from the AMERICAN CANCER SOCIETY, 800-227-2345 x1, website:
The Road to Recovery program provides free rides to and from cancer-related treatments for Durham County residents. You need to give at least four business days’ notice, with the date, time, and location of your appointment. This service operates on weekdays, 8am to 5pm, and it relies on volunteer drivers—so if you have the time and ability to offer assistance as a driver, please click here for more information. Drivers might not be able to accommodate physically disabled patients, but it’s usually okay to take a friend/family member who can help you in and out the vehicle.
from the AMERICAN RED CROSS — CENTRAL NORTH CAROLINA CHAPTER, 4737 University Dr, Durham, 919-489-6541,
Have you ever said, “One of these days I’m gonna learn first aid”? The American Red Cross holds classes at their facility on University Dr and online classes with one-day classroom components. Those classes are listed below. Check the website for the online-only classes, which you can take at your convenience. Pay for the classes at the office or online:
Visit redcross.org/nc/raleigh for the Triangle Area Chapter’s classes, which are held in Raleigh.
from the CITY OF DURHAM:
There are a lot of new job openings with the City, some of which are seasonal (with quickly approaching application deadline dates). If you’re looking for part-time or full-time work, check out the list and see what jobs appeal to you. When you click on the job title, you can see the job requirements and responsibilities, salary, and hours. You can even apply online. Good luck with your job search!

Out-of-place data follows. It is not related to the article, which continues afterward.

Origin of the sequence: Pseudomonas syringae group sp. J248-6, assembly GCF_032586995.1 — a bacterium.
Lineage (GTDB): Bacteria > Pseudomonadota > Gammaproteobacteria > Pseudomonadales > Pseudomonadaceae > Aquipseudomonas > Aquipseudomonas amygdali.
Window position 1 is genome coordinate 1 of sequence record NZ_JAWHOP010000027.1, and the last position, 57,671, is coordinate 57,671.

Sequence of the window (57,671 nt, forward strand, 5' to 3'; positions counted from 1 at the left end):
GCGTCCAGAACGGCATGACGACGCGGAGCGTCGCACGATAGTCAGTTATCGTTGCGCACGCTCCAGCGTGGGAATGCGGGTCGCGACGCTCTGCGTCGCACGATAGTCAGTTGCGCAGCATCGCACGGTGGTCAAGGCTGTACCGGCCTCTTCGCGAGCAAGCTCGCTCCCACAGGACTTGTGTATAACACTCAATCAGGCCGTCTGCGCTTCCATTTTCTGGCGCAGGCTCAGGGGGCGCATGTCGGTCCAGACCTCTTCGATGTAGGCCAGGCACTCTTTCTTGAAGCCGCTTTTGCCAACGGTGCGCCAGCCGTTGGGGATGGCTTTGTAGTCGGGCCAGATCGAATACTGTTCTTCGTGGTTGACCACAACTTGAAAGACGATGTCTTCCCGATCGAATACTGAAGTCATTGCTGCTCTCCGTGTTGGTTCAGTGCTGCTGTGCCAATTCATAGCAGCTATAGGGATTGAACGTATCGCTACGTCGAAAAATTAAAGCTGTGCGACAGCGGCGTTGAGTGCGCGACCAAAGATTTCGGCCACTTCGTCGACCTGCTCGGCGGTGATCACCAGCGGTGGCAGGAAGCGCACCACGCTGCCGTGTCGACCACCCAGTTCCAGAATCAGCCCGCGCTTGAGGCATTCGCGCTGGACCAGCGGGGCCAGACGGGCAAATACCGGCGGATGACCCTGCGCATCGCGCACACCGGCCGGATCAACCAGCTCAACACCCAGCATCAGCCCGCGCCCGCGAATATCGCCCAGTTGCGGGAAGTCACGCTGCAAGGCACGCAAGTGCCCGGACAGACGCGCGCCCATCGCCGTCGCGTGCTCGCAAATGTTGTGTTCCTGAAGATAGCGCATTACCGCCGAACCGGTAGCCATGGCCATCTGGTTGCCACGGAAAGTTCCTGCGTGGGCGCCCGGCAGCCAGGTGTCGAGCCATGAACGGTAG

from the CITY OF DURHAM — CIVILIAN POLICE REVIEW BOARD, City Manager’s office, 101 City Hall Plz, 919-560-4222, website:
Anyone interested in serving on the City of Durham’s Civilian Police Review Board is encouraged to help fill the five vacancies by filing an application by the Monday, March 26, 5pm deadline. The board hears appeals of complaints filed by Durham residents about certain police actions. So if an investigation into the matter by the Durham Police doesn’t satisfy the complainant, he or she can ask the board to look into whether the investigation was carried out correctly. The board members look at the written evidence (submitted by both the resident and the police) and decide whether a hearing needs to be held. (And then the board’s findings are turned over to the city manager for his decision.)
Applicants to the Civilian Police Review Board must meet three criteria:
Click here for more info and to download an application; contact the chairman, DeWarren K Langley, at firstname.lastname@example.org or 919-423-8089 if you have more questions.
from the CITY OF DURHAM — ECONOMIC & WORKFORCE DEVELOPMENT, 807 E Main St, 919-560-4965, website:
Young people ages 14 through 24 who think they’d like to get a job this summer are invited to attend the SummerWork Youth Job Expo on Saturday, March 3, 10am–noon, at the Holton Career and Resource Center (401 N Driver St). Find out what opportunities will be available in just a few short months, learn how to put together a resumé, and take part in job-readiness workshops. It’s free; call 919-560-4965 for more info.